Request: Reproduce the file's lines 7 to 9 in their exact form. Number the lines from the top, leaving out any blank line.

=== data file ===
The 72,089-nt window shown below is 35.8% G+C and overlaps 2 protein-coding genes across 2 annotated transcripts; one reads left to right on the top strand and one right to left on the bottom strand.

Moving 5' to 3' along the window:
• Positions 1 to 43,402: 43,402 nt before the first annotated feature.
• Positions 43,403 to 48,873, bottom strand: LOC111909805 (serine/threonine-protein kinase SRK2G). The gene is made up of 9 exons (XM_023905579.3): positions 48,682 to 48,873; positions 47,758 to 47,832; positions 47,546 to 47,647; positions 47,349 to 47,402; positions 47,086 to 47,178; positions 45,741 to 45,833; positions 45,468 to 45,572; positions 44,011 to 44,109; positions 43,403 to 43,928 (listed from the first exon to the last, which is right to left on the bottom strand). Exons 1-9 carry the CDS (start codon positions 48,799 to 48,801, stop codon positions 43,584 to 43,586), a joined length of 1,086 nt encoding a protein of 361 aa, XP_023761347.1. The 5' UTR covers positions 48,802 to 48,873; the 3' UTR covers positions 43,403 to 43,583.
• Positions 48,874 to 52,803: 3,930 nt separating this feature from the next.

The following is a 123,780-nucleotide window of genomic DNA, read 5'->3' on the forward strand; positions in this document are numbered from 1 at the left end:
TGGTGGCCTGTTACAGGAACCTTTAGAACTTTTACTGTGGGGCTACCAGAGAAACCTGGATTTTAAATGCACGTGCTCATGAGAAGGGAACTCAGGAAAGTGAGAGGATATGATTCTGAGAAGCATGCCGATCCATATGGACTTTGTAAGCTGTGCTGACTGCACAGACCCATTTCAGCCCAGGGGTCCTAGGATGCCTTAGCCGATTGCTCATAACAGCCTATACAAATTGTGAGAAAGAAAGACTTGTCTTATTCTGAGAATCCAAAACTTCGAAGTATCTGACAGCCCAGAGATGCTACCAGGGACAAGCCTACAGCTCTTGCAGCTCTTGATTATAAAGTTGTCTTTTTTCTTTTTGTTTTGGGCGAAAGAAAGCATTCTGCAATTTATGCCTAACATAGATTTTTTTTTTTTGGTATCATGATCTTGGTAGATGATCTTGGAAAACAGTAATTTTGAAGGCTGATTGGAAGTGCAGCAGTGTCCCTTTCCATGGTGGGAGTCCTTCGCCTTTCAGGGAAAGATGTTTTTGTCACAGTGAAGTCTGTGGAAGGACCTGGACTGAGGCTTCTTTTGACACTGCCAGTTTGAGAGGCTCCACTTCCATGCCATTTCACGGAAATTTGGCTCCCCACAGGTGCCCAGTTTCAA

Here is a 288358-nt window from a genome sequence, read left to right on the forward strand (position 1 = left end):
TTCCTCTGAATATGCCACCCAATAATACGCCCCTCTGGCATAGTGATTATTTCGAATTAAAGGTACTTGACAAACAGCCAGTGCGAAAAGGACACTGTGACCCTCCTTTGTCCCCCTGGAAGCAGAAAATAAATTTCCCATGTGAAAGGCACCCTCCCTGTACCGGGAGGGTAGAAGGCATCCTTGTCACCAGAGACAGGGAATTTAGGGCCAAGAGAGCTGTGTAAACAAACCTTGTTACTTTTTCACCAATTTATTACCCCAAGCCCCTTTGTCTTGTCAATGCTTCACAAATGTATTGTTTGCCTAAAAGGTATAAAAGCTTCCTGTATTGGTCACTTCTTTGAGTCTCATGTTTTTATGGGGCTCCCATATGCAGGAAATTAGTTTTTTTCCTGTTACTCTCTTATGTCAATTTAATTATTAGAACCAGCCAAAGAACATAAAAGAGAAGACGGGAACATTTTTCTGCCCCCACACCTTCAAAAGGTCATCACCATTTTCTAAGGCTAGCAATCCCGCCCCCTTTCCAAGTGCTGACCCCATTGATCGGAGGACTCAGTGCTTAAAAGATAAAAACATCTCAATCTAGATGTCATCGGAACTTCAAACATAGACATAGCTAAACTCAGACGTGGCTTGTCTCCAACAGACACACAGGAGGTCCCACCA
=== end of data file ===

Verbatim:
TGGTGGCCTGTTACAGGAACCTTTAGAACTTTTACTGTGGGGCTACCAGAGAAACCTGGATTTTAAATGCACGTGCTCATGAGAAGGGAACTCAGGAAAGTGAGAGGATATGATTCTGAGAAGCATGCCGATCCATATGGACTTTGTAAGCTGTGCTGACTGCACAGACCCATTTCAGCCCAGGGGTCCTAGGATGCCTTAGCCGATTGCTCATAACAGCCTATACAAATTGTGAGAAAGAAAGACTTGTCTTATTCTGAGAATCCAAAACTTCGAAGTATCTGACAGCCCAGAGATGCTACCAGGGACAAGCCTACAGCTCTTGCAGCTCTTGATTATAAAGTTGTCTTTTTTCTTTTTGTTTTGGGCGAAAGAAAGCATTCTGCAATTTATGCCTAACATAGATTTTTTTTTTTTGGTATCATGATCTTGGTAGATGATCTTGGAAAACAGTAATTTTGAAGGCTGATTGGAAGTGCAGCAGTGTCCCTTTCCATGGTGGGAGTCCTTCGCCTTTCAGGGAAAGATGTTTTTGTCACAGTGAAGTCTGTGGAAGGACCTGGACTGAGGCTTCTTTTGACACTGCCAGTTTGAGAGGCTCCACTTCCATGCCATTTCACGGAAATTTGGCTCCCCACAGGTGCCCAGTTTCAA

Here is a 288358-nt window from a genome sequence, read left to right on the forward strand (position 1 = left end):
TTCCTCTGAATATGCCACCCAATAATACGCCCCTCTGGCATAGTGATTATTTCGAATTAAAGGTACTTGACAAACAGCCAGTGCGAAAAGGACACTGTGACCCTCCTTTGTCCCCCTGGAAGCAGAAAATAAATTTCCCATGTGAAAGGCACCCTCCCTGTACCGGGAGGGTAGAAGGCATCCTTGTCACCAGAGACAGGGAATTTAGGGCCAAGAGAGCTGTGTAAACAAACCTTGTTACTTTTTCACCAATTTATTACCCCAAGCCCCTTTGTCTTGTCAATGCTTCACAAATGTATTGTTTGCCTAAAAGGTATAAAAGCTTCCTGTATTGGTCACTTCTTTGAGTCTCATGTTTTTATGGGGCTCCCATATGCAGGAAATTAGTTTTTTTCCTGTTACTCTCTTATGTCAATTTAATTATTAGAACCAGCCAAAGAACATAAAAGAGAAGACGGGAACATTTTTCTGCCCCCACACCTTCAAAAGGTCATCACCATTTTCTAAGGCTAGCAATCCCGCCCCCTTTCCAAGTGCTGACCCCATTGATCGGAGGACTCAGTGCTTAAAAGATAAAAACATCTCAATCTAGATGTCATCGGAACTTCAAACATAGACATAGCTAAACTCAGACGTGGCTTGTCTCCAACAGACACACAGGAGGTCCCACCA